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Ann Surg. 2002 Jan;235(1):60-7.

Connective tissue growth factor is involved in pancreatic repair and tissue remodeling in human and rat acute necrotizing pancreatitis.

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Department of General Surgery, University of Heidelberg, Germany.



To analyze the involvement of connective tissue growth factor (CTGF) in the transforming growth factor-beta (TGF-beta) pathway during acute necrotizing pancreatitis (ANP) in humans and rats.


Connective tissue growth factor is involved in several fibrotic diseases and has a critical role in fibrogenesis and tissue remodeling after injury.


Normal human pancreas tissue samples were obtained through an organ donor program from five individuals without a history of pancreatic disease. Human ANP tissues were obtained from eight persons undergoing surgery for this disease. In rats, ANP was induced by intraductal infusion of taurocholate. The expression of CTGF was studied by Northern blot analysis, in situ hybridization, and immunohistochemistry in both human and rat pancreatic tissue samples.


Northern blot analysis revealed enhanced CTGF mRNA expression in human ANP tissue samples compared with normal controls. In addition, a concomitant increase in TGF-beta1 was present. By in situ hybridization, CTGF mRNA was localized in the remaining acinar and ductal cells and in fibroblasts. In regions of intense damage adjacent to areas of necrosis, CTGF mRNA signals were most intense. Inflammatory cells were devoid of any CTGF mRNA signals. By immunohistochemistry, CTGF protein was localized at high levels in the same cell types as CTGF mRNA. In ANP in rats, concomitantly enhanced mRNA levels of CTGF, TGF-beta1, and collagen type 1 were present, with a biphasic peak pattern on days 2 to 3 and day 7 after induction of ANP.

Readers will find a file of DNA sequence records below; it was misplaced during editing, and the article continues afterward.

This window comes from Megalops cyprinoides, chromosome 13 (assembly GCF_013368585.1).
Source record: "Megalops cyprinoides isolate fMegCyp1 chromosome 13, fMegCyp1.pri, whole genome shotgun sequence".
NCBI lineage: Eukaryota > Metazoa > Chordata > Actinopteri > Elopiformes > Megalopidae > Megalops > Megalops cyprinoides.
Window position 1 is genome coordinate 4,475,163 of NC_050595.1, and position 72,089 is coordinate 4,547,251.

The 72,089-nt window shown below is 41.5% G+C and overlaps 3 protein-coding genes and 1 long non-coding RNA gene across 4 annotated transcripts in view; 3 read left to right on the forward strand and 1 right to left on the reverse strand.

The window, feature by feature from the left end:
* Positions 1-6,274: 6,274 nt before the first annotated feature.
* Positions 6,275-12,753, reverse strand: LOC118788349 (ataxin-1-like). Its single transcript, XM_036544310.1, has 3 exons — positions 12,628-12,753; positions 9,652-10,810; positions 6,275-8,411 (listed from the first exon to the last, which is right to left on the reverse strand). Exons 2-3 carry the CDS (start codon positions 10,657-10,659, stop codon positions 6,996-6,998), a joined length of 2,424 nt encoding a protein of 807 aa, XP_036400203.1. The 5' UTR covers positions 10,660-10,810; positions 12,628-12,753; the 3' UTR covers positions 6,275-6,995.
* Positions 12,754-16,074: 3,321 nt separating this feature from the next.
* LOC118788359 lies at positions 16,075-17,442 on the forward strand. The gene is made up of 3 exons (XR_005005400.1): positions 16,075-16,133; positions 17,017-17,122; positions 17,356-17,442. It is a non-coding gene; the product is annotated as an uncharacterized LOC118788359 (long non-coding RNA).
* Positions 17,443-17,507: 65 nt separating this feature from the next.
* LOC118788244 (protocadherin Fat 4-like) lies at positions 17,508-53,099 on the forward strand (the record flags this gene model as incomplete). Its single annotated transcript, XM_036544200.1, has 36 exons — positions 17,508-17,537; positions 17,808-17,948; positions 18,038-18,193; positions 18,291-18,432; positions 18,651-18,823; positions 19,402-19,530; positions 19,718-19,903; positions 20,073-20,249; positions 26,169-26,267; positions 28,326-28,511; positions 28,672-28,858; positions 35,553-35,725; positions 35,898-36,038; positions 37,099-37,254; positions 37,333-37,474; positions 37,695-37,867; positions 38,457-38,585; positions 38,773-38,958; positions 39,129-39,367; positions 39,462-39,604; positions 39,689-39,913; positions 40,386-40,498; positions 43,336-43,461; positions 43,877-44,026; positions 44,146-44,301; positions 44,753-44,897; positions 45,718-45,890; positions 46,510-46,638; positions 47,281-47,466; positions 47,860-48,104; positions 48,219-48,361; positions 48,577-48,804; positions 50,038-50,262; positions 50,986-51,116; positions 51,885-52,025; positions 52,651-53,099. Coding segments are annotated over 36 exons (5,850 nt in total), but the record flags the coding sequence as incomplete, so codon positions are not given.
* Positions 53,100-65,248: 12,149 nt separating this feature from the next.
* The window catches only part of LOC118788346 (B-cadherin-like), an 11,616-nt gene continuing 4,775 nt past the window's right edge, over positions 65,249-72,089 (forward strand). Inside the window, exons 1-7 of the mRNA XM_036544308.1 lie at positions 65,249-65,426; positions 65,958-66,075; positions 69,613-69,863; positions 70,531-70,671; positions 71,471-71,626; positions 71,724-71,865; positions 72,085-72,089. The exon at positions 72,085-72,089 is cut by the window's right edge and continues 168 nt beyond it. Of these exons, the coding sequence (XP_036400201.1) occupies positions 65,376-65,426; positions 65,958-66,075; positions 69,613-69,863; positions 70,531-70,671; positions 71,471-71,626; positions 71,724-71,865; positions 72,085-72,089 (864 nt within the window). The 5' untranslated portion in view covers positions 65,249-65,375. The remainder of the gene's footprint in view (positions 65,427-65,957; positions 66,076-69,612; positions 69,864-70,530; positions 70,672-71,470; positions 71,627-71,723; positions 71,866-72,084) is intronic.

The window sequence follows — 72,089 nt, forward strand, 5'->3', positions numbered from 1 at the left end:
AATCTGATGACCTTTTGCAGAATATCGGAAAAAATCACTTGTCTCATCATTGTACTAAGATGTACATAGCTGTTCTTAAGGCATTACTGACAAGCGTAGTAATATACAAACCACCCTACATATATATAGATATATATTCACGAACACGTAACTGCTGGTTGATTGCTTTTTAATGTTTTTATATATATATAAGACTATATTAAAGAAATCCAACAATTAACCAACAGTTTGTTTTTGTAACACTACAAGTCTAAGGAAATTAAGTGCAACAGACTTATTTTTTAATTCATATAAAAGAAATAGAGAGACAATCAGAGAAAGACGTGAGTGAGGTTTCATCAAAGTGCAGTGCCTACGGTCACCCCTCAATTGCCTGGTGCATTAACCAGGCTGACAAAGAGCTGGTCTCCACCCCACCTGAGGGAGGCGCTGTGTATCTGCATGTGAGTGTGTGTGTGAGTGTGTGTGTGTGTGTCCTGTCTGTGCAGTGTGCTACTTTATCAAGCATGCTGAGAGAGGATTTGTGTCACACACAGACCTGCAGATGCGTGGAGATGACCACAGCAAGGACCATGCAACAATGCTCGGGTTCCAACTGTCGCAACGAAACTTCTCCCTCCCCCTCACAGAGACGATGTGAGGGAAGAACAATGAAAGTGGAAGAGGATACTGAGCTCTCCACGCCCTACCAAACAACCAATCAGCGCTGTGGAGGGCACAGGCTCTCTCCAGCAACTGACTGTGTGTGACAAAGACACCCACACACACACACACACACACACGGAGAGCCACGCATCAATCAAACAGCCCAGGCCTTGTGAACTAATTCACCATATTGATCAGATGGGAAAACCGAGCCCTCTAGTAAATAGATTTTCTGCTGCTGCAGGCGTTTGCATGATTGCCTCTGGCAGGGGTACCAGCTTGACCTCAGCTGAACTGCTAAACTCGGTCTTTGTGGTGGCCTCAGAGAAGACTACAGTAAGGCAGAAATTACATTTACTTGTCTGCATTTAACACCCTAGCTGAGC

These data indicate that CTGF participates in tissue remodeling in ANP. The expression of CTGF predominantly in the remaining acinar and ductal cells indicates that extracellular matrix synthesis after necrosis is at least partly regulated by the remaining pancreatic parenchyma and only to a minor extent by inflammatory cells. Blockage of CTGF, a downstream mediator of TGF-beta in fibrogenesis, might be useful as a target to influence and reduce fibrogenesis in this disorder.

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